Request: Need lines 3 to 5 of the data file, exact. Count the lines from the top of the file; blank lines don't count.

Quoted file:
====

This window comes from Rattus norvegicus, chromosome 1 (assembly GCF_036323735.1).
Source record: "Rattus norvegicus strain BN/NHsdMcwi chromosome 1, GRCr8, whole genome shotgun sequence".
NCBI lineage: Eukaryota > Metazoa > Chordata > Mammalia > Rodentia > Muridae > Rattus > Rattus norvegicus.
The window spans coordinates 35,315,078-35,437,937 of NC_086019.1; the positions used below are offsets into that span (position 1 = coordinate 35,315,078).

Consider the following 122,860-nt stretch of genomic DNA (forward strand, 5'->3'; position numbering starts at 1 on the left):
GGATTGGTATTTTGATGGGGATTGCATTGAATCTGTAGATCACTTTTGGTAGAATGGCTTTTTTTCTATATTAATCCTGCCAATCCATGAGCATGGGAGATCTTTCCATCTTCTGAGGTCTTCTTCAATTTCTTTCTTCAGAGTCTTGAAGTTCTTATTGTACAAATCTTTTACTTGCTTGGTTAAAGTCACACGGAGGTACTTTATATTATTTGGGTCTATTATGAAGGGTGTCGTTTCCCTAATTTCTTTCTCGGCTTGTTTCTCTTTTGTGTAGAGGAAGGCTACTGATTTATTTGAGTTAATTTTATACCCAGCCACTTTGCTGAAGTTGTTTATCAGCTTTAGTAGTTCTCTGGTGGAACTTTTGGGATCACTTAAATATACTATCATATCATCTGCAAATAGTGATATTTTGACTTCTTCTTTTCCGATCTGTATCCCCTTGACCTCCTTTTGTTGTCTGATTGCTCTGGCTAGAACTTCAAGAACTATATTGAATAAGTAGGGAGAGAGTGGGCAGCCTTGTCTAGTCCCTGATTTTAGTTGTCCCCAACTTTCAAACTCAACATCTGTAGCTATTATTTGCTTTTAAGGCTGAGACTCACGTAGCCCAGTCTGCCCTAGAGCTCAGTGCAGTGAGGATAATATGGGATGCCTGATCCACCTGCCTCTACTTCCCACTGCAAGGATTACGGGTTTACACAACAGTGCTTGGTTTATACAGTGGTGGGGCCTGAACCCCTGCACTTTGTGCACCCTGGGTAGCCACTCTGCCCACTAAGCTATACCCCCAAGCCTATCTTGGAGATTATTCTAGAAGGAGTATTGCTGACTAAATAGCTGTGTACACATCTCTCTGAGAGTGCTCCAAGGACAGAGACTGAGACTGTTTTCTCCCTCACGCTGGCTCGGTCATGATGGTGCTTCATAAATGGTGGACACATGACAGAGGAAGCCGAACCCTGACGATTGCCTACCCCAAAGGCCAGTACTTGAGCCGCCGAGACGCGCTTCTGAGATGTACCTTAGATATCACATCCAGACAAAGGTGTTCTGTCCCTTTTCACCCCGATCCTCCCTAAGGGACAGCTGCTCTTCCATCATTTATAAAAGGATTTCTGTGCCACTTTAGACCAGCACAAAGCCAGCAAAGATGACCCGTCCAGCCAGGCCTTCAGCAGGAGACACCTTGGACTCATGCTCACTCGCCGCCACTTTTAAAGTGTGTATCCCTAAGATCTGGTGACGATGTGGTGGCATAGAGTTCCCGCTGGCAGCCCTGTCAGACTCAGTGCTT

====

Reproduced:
NCBI lineage: Eukaryota > Metazoa > Chordata > Mammalia > Rodentia > Muridae > Rattus > Rattus norvegicus.
The window spans coordinates 35,315,078-35,437,937 of NC_086019.1; the positions used below are offsets into that span (position 1 = coordinate 35,315,078).

Consider the following 122,860-nt stretch of genomic DNA (forward strand, 5'->3'; position numbering starts at 1 on the left):